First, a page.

What are the types of Argument structure?… There are two types of argument. Deductive and Inductive argument. Historically speaking, deductive reasoning can be traced back to the ancient Greek philosopher, Aristotle. Inductive reasoning, on the other hand, was developed by the famous British philosopher, Francis Bacon and his successor, J.S. Mill. In deduction, we infer particular from general truths, while in induction, we infer general from particular. Accordingly: What are the types of Argument structure?
A deductive argument makes the claim that its conclusion is supported by its premises conclusively. An inductive argument, in contrast, does not make such a claim. Therefore, if we judge that in some passage a claim or conclusiveness is being made, we treat the argument as deductive; if we judge that such a claim is not being made, we treat it as inductive. Since every argument either makes this claim of conclusiveness (explicitly or implicitly) or does not make it, every argument is either deductive or inductive.
There are distinguishing features between deductive and inductive arguments. If we are confronted with an argument whose truth of its premises guarantees the truth of its conclusion, then that argument is said to involve in a deductive inference. In other words, “a deductive inference succeeds only if its premises provide such absolute and complete support for its conclusion that it would be utterly inconsistent to suppose that the premises are true but the conclusion false. On the other hand, an argument is said to involve an inductive inference if it “claims merely that the truth of its premises make it likely or probable that its conclusion is also true. This means that in an inductive argument the premises do not give total support to the conclusion but merely provide some grounds for the truth of their conclusions. The foregoing can be termed as the distinguishing features between deductive and inductive arguments. These features can be summarised thus:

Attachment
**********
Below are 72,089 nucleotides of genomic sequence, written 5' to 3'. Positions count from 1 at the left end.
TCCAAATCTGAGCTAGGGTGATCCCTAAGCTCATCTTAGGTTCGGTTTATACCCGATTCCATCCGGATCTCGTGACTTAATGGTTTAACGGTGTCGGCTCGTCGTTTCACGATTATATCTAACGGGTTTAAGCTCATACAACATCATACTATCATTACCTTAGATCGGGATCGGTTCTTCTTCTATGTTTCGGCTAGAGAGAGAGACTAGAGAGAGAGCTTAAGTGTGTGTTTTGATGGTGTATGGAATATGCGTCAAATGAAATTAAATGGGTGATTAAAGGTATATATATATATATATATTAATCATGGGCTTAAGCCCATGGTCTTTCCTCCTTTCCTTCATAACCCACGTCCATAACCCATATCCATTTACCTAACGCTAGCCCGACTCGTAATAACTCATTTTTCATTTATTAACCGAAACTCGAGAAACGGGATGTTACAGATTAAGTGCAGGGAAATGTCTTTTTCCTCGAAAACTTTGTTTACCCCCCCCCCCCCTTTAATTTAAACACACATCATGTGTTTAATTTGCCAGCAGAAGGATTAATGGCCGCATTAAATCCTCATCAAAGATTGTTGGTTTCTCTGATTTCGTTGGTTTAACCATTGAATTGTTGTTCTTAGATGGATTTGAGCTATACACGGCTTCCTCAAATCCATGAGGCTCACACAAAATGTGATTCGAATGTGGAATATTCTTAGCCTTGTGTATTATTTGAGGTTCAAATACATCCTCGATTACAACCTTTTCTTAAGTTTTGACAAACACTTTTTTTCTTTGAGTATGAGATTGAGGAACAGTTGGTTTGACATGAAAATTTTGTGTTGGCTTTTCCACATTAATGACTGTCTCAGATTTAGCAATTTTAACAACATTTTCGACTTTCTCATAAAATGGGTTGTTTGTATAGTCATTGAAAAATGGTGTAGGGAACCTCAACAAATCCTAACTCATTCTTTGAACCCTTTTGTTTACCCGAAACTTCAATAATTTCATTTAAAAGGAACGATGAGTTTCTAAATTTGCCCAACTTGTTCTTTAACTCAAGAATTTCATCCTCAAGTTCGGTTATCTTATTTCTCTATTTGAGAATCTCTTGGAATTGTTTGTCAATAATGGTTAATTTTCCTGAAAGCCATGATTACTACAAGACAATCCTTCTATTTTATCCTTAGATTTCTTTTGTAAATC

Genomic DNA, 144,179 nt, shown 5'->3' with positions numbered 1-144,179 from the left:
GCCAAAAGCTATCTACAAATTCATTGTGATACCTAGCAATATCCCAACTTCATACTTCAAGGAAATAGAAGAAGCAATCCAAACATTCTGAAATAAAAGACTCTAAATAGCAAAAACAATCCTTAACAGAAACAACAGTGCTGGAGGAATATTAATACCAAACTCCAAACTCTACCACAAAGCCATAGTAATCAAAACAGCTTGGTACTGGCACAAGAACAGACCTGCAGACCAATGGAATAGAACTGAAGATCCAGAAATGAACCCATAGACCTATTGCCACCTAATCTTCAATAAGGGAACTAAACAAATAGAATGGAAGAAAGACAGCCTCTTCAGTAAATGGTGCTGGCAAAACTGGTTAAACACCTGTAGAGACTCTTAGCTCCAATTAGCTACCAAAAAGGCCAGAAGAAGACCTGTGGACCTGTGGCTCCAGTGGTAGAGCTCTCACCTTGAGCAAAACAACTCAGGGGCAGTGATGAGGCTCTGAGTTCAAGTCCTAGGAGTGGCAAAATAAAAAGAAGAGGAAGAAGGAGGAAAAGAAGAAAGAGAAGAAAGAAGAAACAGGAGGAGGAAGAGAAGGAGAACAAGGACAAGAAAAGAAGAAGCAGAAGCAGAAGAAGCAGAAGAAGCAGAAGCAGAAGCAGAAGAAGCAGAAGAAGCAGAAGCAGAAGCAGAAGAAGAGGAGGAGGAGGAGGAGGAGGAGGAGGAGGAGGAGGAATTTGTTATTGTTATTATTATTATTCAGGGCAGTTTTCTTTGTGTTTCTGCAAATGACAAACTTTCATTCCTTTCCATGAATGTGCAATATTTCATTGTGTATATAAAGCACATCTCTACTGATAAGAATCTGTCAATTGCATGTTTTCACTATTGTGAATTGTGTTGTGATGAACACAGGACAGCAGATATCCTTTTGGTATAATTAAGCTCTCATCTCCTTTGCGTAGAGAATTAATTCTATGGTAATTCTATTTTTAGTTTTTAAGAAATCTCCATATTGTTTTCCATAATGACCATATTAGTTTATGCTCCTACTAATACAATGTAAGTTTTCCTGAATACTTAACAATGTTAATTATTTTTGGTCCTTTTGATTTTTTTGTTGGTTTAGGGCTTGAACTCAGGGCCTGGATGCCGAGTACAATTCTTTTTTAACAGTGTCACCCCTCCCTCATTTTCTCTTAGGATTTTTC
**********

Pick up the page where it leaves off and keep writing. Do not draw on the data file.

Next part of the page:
- In a deductive argument, the premises conclusively or logically imply the conclusion; in an inductive argument, the premises only provide some probable grounds for the acceptance of the
- If the premises of a deductive argument provide conclusive grounds for the truth of the conclusion, then the argument is said to be valid; inductive arguments cannot be valid but can be strengthened or weakened by additional premises.
- If a deductive argument is valid, then it is impossible for its premises to be true and its conclusion false; it is possible for the conclusion of an inductive argument to be false even when the premises are true.
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